The best of EcoWatch, right in your inbox. Sign up for our email newsletter!
Greenland's icy coastlines are withering away at a rapid pace. With ever rising temperatures in the region, scientists fear the glaciers may never grow back.
A team from Ohio State University discovered that about 20 years ago, melting on the island reached a tipping point. In this event, a layer of old snow called the firn, was frozen over and the ice sheet growth was stunted. This caused the new growth on the coastlines to halt. Combined with rising temperatures of the sea, the ice has been melting away in large sectors. At the rate it's going, the team said there will be a 1.5 inch increase in global sea level rise by 2100.
According to the study:
The find is important because it reveals exactly why the most vulnerable parts of Greenland ice are melting so quickly: the deep snow layer that normally captures coastal meltwater was filled to capacity in 1997. That layer of snow and meltwater has since frozen solid, so that all new meltwater flows over it and out to sea.
Though these findings are bad news, the researchers said there is no "immediate cause for panic." The Greenland Ice Sheet—the second largest ice cache in the world—is relatively intact. Associate professor at Ohio State, and co-author of the study Ian Howat, said the outer layers of ice contribute a small portion to the greater sheet, and that their melting may even be ephemeral, or seasonal to some degree.
"Since this 'tipping point' was reached in the late 90's before warming really took off, it indicates that these peripheral glaciers are very sensitive and, potentially, ephemeral relative to the timescales of response of the ice sheet," said Howat.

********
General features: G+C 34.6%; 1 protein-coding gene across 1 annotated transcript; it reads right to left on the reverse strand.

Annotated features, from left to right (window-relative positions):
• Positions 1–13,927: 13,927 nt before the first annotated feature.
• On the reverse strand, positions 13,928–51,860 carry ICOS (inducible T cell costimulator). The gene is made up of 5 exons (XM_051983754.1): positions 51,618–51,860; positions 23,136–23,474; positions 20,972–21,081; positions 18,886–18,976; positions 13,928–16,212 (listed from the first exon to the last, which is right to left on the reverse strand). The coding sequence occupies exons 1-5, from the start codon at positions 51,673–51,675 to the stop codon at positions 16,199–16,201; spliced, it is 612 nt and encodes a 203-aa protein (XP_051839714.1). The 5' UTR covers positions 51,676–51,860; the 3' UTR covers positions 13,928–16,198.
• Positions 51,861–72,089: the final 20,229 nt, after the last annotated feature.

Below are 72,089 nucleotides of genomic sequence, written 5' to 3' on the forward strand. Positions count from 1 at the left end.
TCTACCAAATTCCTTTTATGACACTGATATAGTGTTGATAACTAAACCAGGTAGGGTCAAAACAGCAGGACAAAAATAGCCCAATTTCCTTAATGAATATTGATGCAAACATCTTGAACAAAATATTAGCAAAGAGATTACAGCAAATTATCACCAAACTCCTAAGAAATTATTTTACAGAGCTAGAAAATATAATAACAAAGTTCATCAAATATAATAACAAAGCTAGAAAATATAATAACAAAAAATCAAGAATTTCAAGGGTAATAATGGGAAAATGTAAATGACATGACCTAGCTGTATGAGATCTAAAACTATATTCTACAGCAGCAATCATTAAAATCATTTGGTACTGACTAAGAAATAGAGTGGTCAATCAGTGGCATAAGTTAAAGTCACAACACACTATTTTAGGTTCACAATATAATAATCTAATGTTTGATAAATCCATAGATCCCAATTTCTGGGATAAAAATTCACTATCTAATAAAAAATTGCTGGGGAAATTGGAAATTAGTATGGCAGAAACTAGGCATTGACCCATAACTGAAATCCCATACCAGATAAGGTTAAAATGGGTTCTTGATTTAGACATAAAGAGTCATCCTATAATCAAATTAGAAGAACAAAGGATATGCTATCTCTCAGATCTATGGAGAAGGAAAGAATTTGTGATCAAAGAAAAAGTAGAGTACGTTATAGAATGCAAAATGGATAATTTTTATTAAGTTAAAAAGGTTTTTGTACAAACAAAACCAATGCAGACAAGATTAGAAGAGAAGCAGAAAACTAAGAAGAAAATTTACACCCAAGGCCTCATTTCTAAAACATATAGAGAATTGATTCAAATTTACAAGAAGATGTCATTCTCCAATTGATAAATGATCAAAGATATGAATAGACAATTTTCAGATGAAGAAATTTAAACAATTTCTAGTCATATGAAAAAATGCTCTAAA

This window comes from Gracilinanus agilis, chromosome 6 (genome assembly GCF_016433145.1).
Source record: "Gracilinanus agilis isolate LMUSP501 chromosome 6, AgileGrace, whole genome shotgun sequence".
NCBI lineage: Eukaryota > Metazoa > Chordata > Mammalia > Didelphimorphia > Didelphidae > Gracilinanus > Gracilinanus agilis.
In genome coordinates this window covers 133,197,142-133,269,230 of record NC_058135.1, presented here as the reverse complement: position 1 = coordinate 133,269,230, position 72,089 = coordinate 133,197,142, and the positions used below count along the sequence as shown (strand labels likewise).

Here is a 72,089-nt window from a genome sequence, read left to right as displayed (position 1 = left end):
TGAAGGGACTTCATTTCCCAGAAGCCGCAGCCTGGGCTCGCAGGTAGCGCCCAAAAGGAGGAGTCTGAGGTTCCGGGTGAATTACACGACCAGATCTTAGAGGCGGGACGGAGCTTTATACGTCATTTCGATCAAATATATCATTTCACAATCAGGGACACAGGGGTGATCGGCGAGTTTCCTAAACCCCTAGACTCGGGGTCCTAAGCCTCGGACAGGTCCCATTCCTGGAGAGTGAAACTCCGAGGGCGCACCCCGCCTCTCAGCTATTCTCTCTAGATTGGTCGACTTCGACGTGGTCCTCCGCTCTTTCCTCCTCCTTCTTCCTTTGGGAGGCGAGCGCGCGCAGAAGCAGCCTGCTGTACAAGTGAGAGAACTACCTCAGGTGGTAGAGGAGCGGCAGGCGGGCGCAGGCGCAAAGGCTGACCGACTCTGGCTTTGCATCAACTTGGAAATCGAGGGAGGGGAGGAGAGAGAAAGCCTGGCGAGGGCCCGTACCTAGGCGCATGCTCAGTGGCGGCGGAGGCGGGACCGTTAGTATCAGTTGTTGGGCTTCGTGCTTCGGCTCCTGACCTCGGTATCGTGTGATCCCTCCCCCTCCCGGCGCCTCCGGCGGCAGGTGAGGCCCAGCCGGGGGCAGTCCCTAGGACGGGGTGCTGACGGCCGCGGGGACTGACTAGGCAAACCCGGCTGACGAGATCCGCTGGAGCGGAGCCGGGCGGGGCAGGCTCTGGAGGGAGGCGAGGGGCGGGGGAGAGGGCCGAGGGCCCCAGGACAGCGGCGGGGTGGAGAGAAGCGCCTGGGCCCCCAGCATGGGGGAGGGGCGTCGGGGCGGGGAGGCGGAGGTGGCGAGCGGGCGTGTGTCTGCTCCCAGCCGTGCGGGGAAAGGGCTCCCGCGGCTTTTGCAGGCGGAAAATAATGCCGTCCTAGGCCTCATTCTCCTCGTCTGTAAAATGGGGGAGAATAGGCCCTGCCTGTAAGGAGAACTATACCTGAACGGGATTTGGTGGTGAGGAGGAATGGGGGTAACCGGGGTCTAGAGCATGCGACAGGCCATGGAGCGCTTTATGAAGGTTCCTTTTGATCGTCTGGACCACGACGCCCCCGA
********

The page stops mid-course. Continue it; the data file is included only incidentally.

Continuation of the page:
The areas in red are most at risk of being lost.
Though the entire coastline is not at risk, if it were to melt away, we'd see an uptake of a few inches in sea level. To put that in terms of the greater ice sheet, if the entire entity melted, we'd see a rise of 24 feet in total.
"These peripheral glaciers and ice caps can be thought of as colonies of ice that are in rapid decline, many of which will likely disappear in the near future," said Howat. "In that sense, you could say that they're 'doomed.' However, the ice sheet itself is still not 'doomed' in the same way. The vast interior ice sheet is more climatologically isolated than the surrounding glaciers and ice caps."
EcoWatch Daily Newsletter
Concrete and asphalt absorb the sun's energy. So when a heat wave strikes, city neighborhoods with few trees and lots of black pavement can get hotter than other areas — a lot hotter.
By Tara Lohan
The Santa Fe River starts high in the forests of New Mexico's Sangre de Cristo mountains and flows 46 miles to the Rio Grande. Along the way it plays important roles for wildlife, irrigation, recreation and other cultural uses, and provides 40 percent of the water supply for the city of Santa Fe's 85,000 residents.
By Julia Conley
Climate campaigners on Friday expressed hope that policymakers who are stalling on taking decisive climate action would reconsider their stance in light of new warnings from an unlikely source: two economists at J.P. Morgan Chase.
Tensions are continuing to rise in Canada over a controversial pipeline project as protesters enter their 12th day blockading railways, demonstrating on streets and highways, and paralyzing the nation's rail system